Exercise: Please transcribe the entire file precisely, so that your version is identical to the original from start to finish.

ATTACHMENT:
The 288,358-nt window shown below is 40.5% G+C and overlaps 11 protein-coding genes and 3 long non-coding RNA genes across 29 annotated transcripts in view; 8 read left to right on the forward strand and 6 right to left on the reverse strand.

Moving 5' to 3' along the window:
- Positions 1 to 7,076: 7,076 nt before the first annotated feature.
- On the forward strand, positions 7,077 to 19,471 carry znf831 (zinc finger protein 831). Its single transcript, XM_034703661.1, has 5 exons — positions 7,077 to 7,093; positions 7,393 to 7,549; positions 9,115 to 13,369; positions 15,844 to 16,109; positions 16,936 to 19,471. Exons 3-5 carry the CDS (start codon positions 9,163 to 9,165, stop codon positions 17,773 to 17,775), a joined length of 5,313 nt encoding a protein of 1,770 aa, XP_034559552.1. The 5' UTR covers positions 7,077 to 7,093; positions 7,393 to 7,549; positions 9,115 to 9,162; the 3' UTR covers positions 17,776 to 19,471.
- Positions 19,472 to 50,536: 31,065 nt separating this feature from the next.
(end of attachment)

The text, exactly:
The 288,358-nt window shown below is 40.5% G+C and overlaps 11 protein-coding genes and 3 long non-coding RNA genes across 29 annotated transcripts in view; 8 read left to right on the forward strand and 6 right to left on the reverse strand.

Moving 5' to 3' along the window:
- Positions 1 to 7,076: 7,076 nt before the first annotated feature.
- On the forward strand, positions 7,077 to 19,471 carry znf831 (zinc finger protein 831). Its single transcript, XM_034703661.1, has 5 exons — positions 7,077 to 7,093; positions 7,393 to 7,549; positions 9,115 to 13,369; positions 15,844 to 16,109; positions 16,936 to 19,471. Exons 3-5 carry the CDS (start codon positions 9,163 to 9,165, stop codon positions 17,773 to 17,775), a joined length of 5,313 nt encoding a protein of 1,770 aa, XP_034559552.1. The 5' UTR covers positions 7,077 to 7,093; positions 7,393 to 7,549; positions 9,115 to 9,162; the 3' UTR covers positions 17,776 to 19,471.
- Positions 19,472 to 50,536: 31,065 nt separating this feature from the next.